```
(df'Score')
.explode(filter(pl.col('Feature') == "Bluetooth")
.=pl.col('Score').mean(),
.with_columns(Mean=pl.col('Score').var())
Variance'Variance').sqrt())
.with_columns(pl.col( )
```

Feature | Score | Mean | Variance |
---|---|---|---|

str | i64 | f64 | f64 |

"Bluetooth" | 6 | 6.2 | 0.83666 |

"Bluetooth" | 5 | 6.2 | 0.83666 |

"Bluetooth" | 7 | 6.2 | 0.83666 |

"Bluetooth" | 7 | 6.2 | 0.83666 |

"Bluetooth" | 6 | 6.2 | 0.83666 |

The standard deviation on Bluetooth scores is 0.83, which means that most of the scores vary between -0.83 and +0.83 from the mean. Considering that the mean is 6.2, a standard deviation of 0.83 is not very large – in other words, it doesn’t change the mean score significantly. We can conclude that the customers have a consistence experience with the Bluetooth feature.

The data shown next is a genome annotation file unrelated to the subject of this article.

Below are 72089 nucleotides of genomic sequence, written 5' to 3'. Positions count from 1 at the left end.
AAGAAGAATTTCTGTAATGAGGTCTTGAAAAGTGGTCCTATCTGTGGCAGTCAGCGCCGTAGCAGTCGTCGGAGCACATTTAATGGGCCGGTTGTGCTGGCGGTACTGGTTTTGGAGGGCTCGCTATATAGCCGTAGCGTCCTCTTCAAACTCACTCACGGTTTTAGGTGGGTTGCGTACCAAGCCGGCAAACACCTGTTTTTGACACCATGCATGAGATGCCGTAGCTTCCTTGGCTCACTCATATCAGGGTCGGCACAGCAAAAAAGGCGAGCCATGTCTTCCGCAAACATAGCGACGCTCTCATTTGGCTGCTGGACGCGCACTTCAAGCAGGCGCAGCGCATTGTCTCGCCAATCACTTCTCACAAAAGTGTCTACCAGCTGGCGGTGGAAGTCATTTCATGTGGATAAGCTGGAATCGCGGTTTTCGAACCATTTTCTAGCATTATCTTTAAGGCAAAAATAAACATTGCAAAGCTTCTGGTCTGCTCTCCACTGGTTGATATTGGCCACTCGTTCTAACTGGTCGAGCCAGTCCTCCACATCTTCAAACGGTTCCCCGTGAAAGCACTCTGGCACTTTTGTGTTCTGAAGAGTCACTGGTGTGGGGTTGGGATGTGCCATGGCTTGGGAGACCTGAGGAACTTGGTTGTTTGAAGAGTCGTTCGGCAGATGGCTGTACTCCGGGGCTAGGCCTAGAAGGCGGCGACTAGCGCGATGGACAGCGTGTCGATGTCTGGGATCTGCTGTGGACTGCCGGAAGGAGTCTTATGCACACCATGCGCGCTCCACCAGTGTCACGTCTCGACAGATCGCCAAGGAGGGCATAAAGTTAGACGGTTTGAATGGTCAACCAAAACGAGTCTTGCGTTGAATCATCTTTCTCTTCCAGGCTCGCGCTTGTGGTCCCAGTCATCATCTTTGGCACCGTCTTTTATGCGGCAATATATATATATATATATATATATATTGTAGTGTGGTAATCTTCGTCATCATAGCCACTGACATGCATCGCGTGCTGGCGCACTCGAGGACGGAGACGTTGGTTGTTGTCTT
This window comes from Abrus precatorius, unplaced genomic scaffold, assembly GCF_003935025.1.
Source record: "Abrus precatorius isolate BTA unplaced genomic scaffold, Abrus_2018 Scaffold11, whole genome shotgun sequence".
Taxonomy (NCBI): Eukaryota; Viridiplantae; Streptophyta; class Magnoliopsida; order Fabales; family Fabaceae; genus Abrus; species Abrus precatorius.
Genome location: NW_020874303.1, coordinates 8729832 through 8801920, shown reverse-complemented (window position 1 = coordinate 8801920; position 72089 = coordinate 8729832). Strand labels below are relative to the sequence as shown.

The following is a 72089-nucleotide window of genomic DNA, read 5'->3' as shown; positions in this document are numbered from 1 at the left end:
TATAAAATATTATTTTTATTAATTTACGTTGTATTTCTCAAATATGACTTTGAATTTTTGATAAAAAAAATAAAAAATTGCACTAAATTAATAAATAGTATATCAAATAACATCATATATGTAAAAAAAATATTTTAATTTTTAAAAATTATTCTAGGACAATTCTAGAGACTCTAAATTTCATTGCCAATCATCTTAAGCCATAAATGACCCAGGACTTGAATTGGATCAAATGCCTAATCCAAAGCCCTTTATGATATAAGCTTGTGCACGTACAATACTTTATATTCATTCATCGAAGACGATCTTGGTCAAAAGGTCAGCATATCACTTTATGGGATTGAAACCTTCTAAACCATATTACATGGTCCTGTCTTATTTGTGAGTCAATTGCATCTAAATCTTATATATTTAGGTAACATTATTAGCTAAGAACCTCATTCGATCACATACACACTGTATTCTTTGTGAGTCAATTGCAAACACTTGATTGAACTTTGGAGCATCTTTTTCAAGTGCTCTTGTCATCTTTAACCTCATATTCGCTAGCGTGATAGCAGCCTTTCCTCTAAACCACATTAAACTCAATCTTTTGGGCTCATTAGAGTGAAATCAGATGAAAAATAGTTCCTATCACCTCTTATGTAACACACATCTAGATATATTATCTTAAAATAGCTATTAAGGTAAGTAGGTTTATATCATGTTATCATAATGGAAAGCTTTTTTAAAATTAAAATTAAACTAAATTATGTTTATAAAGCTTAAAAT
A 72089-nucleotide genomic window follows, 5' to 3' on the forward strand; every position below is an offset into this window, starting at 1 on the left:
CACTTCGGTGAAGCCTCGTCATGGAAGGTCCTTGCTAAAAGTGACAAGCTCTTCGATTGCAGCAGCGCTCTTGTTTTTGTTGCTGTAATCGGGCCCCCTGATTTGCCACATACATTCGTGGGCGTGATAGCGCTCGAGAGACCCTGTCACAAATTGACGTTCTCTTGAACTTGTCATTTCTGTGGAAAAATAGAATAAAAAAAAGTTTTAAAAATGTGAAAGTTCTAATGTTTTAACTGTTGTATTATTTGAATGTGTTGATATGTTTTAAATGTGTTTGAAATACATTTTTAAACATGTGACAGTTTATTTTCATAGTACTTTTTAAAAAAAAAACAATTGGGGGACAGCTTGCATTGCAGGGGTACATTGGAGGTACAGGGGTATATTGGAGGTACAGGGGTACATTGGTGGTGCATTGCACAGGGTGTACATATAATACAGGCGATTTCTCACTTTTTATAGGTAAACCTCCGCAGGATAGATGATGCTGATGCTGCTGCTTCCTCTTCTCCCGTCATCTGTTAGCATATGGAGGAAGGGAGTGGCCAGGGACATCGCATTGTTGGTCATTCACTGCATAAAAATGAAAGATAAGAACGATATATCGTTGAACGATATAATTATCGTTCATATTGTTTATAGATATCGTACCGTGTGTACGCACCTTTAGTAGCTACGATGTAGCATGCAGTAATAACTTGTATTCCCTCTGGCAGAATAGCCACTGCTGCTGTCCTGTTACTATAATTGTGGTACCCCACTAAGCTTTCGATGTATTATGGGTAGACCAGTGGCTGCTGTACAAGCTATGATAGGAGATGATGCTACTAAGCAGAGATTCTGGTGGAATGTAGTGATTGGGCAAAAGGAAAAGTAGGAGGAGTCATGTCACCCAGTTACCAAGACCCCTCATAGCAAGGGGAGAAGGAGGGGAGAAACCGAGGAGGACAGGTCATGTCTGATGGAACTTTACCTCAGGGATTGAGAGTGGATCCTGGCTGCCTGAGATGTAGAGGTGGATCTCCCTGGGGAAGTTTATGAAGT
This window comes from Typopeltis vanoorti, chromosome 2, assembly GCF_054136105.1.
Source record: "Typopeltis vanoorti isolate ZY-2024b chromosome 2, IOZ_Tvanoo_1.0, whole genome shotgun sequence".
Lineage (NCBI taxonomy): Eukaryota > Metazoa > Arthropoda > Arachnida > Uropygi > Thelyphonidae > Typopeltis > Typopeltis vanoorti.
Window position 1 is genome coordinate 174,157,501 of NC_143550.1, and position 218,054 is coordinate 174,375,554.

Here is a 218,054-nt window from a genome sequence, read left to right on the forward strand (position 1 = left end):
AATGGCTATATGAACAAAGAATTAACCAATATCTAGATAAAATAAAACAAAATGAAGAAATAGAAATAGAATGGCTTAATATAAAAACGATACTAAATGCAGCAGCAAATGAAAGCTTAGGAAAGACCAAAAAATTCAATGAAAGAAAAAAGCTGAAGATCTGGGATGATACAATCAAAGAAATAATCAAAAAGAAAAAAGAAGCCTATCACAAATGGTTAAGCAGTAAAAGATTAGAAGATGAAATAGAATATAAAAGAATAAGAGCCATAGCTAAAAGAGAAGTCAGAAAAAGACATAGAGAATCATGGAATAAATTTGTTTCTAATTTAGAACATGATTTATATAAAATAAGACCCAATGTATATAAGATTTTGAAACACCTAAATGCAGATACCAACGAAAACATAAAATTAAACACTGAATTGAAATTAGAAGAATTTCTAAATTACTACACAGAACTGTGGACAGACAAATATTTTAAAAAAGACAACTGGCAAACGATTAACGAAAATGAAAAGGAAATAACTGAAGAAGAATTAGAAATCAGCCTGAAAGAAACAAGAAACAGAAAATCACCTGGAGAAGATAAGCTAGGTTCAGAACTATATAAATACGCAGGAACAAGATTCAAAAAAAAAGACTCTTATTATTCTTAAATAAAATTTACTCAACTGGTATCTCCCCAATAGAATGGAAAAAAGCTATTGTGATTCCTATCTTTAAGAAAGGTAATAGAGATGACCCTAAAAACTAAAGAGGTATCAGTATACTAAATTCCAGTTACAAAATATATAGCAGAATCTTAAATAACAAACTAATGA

Now that we have a better understanding of our customers’ experience with the Bluetooth feature, let’s repeat the process for all the features, but this time we’ll go straight to the standard deviation because that’s the value we’re interested in.

### Interpreting the scores

```
(df'Score')
.explode('Feature')
.group_by('Score').alias('Std_Dev'))
.agg(pl.std(='Feature', how='inner')
.join(df, on'Std_Dev')
.sort( )
```

Feature | Std_Dev | Score |
---|---|---|

str | f64 | list[i64] |

"Browser" | 0.447214 | [8, 9, 9, 9, 9] |

"Touchscreen" | 0.547723 | [8, 9, 8, 9, 8] |